Re: Sigma Proof by Induction

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**renolovexoxo** Prove 1/1(2)+2/2(3)+...+1/n(n+1)=n/n+1

I've been using induction to prove this.

For the base case I got: 1/1(2)=1/2

Then I go on and get a little more stuck:

Assume 1/1(2)+2/2(3)+...+1/n(n+1)=n/n+1 for all n in N. Want to show that 1/1(2)+2/2(3)+...+1/n(n+1)+1/(n+1)(n+2)=(n+1)/(n+1)+1

I simplified it using the assumption

n/(n+1)+1/(n+1)(n+2)=(n+1)/(n+1)+1

Then when I tried to simplify I keep getting something that isn't an equality. Have I done something wrong so far?

Notice that $\displaystyle \displaystyle \begin{align*} \frac{1}{k(k + 1)} = \frac{1}{k} - \frac{1}{k + 1} \end{align*}$, so your sum

$\displaystyle \displaystyle \begin{align*} \frac{1}{1 \cdot 2} + \frac{1}{2 \cdot 3} + \frac{1}{3 \cdot 4} + \dots + \frac{1}{n(n + 1)} &= \left(\frac{1}{1} - \frac{1}{2}\right) + \left(\frac{1}{2} - \frac{1}{3}\right) + \left(\frac{1}{3} - \frac{1}{4} \right) + \dots + \left(\frac{1}{n} - \frac{1}{n + 1}\right) \\ &= 1 - \frac{1}{n + 1} \\ &= \frac{n + 1}{n + 1} - \frac{1}{n + 1} \\ &= \frac{n}{n+1} \end{align*}$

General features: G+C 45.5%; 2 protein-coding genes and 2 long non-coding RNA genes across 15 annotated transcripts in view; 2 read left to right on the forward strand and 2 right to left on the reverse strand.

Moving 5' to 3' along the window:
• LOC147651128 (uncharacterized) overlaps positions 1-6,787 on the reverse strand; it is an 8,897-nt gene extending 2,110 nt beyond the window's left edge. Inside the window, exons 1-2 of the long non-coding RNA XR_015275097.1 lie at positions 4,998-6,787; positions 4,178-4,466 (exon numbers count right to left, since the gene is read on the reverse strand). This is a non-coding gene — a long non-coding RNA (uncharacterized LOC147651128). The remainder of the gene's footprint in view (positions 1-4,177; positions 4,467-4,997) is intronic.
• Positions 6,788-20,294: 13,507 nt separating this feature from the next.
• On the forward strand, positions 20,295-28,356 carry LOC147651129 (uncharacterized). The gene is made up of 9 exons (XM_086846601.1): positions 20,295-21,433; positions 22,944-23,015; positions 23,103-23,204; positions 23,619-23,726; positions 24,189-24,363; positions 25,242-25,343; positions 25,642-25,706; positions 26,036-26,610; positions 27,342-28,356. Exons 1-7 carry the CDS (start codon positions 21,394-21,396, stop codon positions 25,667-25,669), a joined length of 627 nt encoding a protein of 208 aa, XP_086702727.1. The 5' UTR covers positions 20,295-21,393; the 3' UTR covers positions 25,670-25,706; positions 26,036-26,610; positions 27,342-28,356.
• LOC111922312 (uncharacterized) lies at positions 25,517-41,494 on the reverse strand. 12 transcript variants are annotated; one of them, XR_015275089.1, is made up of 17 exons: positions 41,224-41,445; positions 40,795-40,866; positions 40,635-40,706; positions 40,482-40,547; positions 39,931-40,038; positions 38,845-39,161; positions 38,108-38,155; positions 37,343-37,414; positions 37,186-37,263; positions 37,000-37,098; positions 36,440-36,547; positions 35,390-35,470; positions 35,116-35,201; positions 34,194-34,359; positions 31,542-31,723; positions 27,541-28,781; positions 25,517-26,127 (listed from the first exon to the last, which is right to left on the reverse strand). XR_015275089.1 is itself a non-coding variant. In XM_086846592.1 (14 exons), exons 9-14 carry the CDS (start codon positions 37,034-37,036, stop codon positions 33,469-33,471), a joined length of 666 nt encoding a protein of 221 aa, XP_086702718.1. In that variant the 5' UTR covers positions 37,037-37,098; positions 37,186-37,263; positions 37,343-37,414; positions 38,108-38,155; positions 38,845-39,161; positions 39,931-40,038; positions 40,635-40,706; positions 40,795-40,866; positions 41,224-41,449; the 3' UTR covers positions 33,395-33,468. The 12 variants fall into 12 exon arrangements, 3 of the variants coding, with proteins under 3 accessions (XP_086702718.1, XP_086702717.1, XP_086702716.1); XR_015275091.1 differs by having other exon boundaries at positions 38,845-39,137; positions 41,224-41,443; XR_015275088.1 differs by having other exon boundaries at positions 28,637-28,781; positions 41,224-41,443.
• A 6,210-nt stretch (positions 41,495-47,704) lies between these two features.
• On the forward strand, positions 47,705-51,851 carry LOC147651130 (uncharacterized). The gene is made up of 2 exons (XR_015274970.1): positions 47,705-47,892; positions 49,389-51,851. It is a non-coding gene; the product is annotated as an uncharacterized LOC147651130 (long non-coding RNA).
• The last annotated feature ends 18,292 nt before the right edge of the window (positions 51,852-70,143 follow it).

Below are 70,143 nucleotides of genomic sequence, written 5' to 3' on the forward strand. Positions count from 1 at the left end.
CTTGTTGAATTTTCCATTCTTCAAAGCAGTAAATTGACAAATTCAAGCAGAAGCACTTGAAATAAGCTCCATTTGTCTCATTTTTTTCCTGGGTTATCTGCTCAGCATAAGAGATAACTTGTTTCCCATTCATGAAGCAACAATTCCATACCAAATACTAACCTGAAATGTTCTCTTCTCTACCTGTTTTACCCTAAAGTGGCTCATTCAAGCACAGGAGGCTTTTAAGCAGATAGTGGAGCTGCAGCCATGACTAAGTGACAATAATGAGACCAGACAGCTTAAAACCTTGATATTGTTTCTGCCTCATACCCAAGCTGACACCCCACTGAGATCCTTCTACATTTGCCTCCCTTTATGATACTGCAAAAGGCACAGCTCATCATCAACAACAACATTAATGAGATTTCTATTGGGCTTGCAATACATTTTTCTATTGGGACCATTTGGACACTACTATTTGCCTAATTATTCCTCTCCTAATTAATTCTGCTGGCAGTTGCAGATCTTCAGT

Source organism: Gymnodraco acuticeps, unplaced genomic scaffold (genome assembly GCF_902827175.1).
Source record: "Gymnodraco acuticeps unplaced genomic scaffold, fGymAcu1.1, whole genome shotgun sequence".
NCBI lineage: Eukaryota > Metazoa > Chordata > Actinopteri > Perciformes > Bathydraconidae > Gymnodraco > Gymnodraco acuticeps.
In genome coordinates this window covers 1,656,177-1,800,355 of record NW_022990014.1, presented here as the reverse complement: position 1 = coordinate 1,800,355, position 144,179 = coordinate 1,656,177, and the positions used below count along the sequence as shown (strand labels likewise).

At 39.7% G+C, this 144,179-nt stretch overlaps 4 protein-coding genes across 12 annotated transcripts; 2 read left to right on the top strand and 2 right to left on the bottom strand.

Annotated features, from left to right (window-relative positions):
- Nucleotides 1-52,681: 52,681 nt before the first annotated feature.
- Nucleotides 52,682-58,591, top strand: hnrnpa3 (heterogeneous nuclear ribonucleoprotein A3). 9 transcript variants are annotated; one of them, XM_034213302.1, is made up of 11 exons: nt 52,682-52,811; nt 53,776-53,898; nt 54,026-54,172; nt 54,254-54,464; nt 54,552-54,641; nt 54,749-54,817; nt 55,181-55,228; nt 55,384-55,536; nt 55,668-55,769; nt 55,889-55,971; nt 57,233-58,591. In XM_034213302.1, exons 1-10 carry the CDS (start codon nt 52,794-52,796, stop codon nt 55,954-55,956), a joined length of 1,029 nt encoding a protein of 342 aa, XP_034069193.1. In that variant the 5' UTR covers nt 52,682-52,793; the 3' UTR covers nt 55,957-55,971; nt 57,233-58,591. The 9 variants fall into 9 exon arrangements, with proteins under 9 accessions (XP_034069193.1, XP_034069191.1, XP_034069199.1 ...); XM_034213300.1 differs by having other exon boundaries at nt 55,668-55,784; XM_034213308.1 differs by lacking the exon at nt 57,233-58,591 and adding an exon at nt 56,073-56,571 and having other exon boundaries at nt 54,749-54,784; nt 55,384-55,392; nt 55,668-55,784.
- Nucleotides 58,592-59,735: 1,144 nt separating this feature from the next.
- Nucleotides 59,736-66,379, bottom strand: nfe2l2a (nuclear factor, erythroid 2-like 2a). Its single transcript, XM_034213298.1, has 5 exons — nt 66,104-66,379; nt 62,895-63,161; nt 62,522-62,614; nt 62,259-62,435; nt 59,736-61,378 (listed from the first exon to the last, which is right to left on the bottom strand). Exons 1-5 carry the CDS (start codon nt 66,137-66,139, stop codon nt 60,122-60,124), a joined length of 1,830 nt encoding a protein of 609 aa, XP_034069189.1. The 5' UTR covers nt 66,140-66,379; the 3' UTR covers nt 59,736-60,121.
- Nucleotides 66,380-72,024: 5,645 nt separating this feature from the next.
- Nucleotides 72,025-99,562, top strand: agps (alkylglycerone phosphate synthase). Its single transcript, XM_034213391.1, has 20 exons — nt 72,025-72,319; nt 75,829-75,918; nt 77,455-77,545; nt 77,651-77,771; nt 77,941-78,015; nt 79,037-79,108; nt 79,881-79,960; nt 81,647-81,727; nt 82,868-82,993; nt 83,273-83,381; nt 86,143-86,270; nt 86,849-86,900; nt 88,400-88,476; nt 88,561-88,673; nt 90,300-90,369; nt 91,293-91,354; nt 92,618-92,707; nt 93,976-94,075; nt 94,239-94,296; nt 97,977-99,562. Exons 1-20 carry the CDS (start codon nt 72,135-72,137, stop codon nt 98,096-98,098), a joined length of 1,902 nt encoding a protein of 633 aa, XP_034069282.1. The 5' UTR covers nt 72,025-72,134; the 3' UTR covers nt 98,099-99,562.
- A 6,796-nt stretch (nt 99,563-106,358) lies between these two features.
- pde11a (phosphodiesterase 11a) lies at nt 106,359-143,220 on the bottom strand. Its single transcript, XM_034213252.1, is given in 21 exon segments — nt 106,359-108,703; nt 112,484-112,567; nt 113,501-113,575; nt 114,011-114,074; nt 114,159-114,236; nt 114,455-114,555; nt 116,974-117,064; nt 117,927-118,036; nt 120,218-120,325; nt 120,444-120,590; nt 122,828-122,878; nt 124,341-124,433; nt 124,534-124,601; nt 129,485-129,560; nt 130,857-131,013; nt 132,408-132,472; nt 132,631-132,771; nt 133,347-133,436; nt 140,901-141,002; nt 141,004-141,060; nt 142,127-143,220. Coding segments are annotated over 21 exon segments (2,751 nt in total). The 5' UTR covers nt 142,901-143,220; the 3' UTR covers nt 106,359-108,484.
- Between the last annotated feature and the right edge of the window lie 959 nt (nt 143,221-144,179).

Re: Sigma Proof by Induction

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**Prove It** Notice that $\displaystyle \displaystyle \begin{align*} \frac{1}{k(k + 1)} = \frac{1}{k} - \frac{1}{k + 1} \end{align*}$, so your sum

$\displaystyle \displaystyle \begin{align*} \frac{1}{1 \cdot 2} + \frac{1}{2 \cdot 3} + \frac{1}{3 \cdot 4} + \dots + \frac{1}{n(n + 1)} &= \left(\frac{1}{1} - \frac{1}{2}\right) + \left(\frac{1}{2} - \frac{1}{3}\right) + \left(\frac{1}{3} - \frac{1}{4} \right) + \dots + \left(\frac{1}{n} - \frac{1}{n + 1}\right) \\ &= 1 - \frac{1}{n + 1} \\ &= \frac{n + 1}{n + 1} - \frac{1}{n + 1} \\ &= \frac{n}{n+1} \end{align*}$

I have to prove by induction though, so I couldn't use this approach, correct?

Re: Sigma Proof by Induction

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**renolovexoxo** I have to prove by induction though, so I couldn't use this approach, correct?

Here is what is needed.

$\displaystyle \frac{n}{n+1}+\frac{1}{(n+1)(n+2)}=\frac{n^2+2n+1} {(n+1)(n+2)}=\frac{n+1}{(n+2)}$

Re: Sigma Proof by Induction

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**renolovexoxo** I have to prove by induction though, so I couldn't use this approach, correct?

That's not what you said. You said that you were trying to prove the statement and that you used an induction approach. I just showed you an easier approach...

Re: Sigma Proof by Induction

I'm sorry, then I misstated my intentions. I need to use induction to complete this proof.

Re: Sigma Proof by Induction

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**renolovexoxo** I'm sorry, then I misstated my intentions. I need to use induction to complete this proof.

Did you follow reply #4?

Re: Sigma Proof by Induction

I understood it, if that is what you're asking.